This is an interesting approach. FWIW, I feature-detect Web Workers by checking for the presence of "self" (the Web Worker global object) vs "window". – pwnall May 24 '13 at 9:52
I've been looking into how PapaParse handles Web Workers and they seem to take this approach – JP DeVries Jun 21 '15 at 16:51
I think testing using 'typeof importScripts !== null' can tell if script is running in worker scope. – MeTTeO Sep 15 '15 at 17:39

Using the Blob method, how about this for a worker factory:

var BuildWorker = function(foo){
   var str = foo.toString()
   return  new Worker(window.URL.createObjectURL(
                      new Blob([str],{type:'text/javascript'})));

So you could use it like this...

var myWorker = BuildWorker(function(){
   //first line of worker
   //last line of worker


I've just extended this idea further to make it easier to do cross-thread communication: bridged-worker.js.


The above link is to a gist I created. Someone else later turned it into an actual repo.

share|improve this answer

Web workers operate in entirely separate contexts as individual Program's.

This means that code cannot be moved from one context to another in object form, as they would then be able to reference objects via closures belonging to the other context.
This is especially crucial as ECMAScript is designed to be a single threaded language, and since web workers operate in separate threads, you would then have the risk of non-thread-safe operations being performed.

This again means that web workers need to be initialized with code in source form.

The spec from WHATWG says

If the origin of the resulting absolute URL is not the same as the origin of the entry script, then throw a SECURITY_ERR exception.

Thus, scripts must be external files with the same scheme as the original page: you can't load a script from a data: URL or javascript: URL, and an https: page couldn't start workers using scripts with http: URLs.

but unfortunately it doesn't really explain why one couldn't have allowed passing a string with source code to the constructor.

share|improve this answer

a better to read way for a inline worker..

    var worker_fn = function(e) 
        self.postMessage('msg from worker');            

    var blob = new Blob(["onmessage ="+worker_fn.toString()], { type: "text/javascript" });

    var worker = new Worker(window.URL.createObjectURL(blob));
    worker.onmessage = function(e) 
share|improve this answer

Taking Adria's response and putting it in a copy-pastable function which works with current Chrome and FF but not IE10 (worker from blob causes a security error).

var newWorker = function (funcObj) {
    // Build a worker from an anonymous function body
    var blobURL = URL.createObjectURL(new Blob(
        ['(', funcObj.toString(), ')()'],
        {type: 'application/javascript'}

    var worker = new Worker(blobURL);

    // Won't be needing this anymore

    return worker;

And here's a working example

share|improve this answer

You can use web workers in same javascript fie using inline webworkers.

The below article will address you to easily understand the webworkers and their limitations and debugging of webworkers.

Mastering in webworkers

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While this link may answer the question, it is better to include the essential parts of the answer here and provide the link for reference. Link-only answers can become invalid if the linked page changes. - From Review – Tom Cammann 14 hours ago

Take a look at the vkThread plugin. With htis plugin you can take any function in your main code and execute it in a thread (web worker). So, you don't need to create a special "web-worker file".


share|improve this answer

Try to use jThread.

// You can use simple calling like this
        //... some code for Worker
        return arr;
        //... done code
)( [1,2,3,4,5,6,7] ); // some params
share|improve this answer

here console:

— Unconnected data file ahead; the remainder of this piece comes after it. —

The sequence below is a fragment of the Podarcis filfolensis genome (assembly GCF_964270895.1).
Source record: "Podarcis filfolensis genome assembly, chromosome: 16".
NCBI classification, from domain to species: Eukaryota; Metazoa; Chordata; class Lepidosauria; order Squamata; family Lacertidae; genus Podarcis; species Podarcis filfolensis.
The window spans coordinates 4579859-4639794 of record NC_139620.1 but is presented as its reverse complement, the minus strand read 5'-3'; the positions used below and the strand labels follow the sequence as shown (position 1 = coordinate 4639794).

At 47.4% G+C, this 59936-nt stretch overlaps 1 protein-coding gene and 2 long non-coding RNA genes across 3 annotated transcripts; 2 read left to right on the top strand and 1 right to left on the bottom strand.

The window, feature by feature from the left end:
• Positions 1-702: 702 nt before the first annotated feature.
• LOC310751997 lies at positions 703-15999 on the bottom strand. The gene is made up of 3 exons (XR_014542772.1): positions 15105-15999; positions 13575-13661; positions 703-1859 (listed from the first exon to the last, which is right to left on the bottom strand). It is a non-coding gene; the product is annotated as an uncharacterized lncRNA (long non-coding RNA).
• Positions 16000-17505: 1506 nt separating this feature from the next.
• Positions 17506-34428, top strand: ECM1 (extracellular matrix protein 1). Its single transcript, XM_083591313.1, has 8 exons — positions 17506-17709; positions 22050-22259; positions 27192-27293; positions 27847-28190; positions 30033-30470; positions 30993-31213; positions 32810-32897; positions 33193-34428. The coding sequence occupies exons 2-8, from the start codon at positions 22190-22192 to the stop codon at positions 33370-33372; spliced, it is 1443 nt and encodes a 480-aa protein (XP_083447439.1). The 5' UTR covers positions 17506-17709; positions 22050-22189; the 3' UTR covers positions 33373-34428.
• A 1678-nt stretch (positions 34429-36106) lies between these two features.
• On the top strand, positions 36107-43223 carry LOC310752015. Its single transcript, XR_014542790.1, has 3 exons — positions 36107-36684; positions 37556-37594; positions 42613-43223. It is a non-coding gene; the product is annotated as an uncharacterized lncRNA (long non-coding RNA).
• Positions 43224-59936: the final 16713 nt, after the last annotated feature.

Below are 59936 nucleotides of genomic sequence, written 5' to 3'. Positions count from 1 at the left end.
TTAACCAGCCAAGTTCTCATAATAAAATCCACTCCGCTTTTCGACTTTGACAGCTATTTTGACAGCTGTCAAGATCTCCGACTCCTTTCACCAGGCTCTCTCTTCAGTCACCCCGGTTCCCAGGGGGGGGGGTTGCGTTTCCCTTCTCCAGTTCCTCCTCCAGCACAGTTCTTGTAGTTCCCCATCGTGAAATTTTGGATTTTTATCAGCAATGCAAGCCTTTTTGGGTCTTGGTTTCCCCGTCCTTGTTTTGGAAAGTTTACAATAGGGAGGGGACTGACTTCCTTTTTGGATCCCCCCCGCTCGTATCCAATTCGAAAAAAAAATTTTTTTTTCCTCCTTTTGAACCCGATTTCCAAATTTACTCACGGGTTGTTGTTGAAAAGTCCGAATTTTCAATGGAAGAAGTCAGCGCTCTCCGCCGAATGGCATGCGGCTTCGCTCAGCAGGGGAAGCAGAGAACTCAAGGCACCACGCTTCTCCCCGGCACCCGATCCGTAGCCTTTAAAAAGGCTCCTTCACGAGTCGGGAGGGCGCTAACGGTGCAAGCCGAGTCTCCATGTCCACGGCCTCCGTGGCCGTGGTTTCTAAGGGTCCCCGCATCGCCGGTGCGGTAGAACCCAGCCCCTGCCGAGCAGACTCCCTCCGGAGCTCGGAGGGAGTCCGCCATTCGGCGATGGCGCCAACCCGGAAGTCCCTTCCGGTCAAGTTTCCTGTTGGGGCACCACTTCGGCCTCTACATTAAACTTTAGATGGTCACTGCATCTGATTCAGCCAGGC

var worker=new Worker(window.URL.createObjectURL(new Blob([function(){
  //Long-running work here

share|improve this answer

    // Syntax: asyncEval(code[, listener])

var asyncEval = (function () {

  var aListeners = [], oParser = new Worker("data:text/javascript;charset=US-ASCII,");

  oParser.onmessage = function (oEvent) {
    if (aListeners[]) { aListeners[](; }
    delete aListeners[];

  return function (sCode, fListener) {
    aListeners.push(fListener || null);
      "id": aListeners.length - 1,
      "code": sCode

share|improve this answer

Use my tiny plugin

var worker_url = Worker.createURL(function(e){
  self.postMessage('Example post from Worker'); //your code here
var worker = new Worker(worker_url);
share|improve this answer

I think the better way to do this is using a Blob object, below you can see a simple example.

// create a Blob object with a worker code
var blob = new Blob(["onmessage = function(e) { postMessage('msg from worker'); }"]);

// Obtain a blob URL reference to our worker 'file'.
var blobURL = window.URL.createObjectURL(blob);

// create a Worker
var worker = new Worker(blobURL);
worker.onmessage = function(e) {
worker.postMessage("Send some Data"); 
share|improve this answer

So I think we have another cool option for this now, thanks to template literals in ES6. That allows us to dispense with the extra worker function (and its weird scope) and just write the code that's intended for the worker as multiline text, much like the case where we were using to store text, but without actually needing a document or DOM to do that in. Example:

const workerScript = `
self.addEventListener('message', function(e) {
  var data =;
  console.log('worker recieved: ',data);
  self.postMessage('worker added! :'+ addOne(data.value));
  self.close();//kills the worker
}, false);

Here's a gist of the rest of that approach.

Note that we can pull in any extra function dependencies we want into the worker just by collecting them into an array and running .toString on each of them to reduce them down into strings as well (should work as long as they are function declarations) and then just prepending that to the script string. That way we don't have to importScripts that we might already have bundled into the scope of the code we're writing.

The only real downside to this particular version is that linters won't be able to lint the service worker code (since it's just a string), which is an advantage for the "separate worker function approach."

share|improve this answer

Web Workers can be created without a separate JavaScript file, though the process is definitely more complicated than it needs to be. Here is a HTML5 Rocks link that documents the same technique as kirankumar's answer.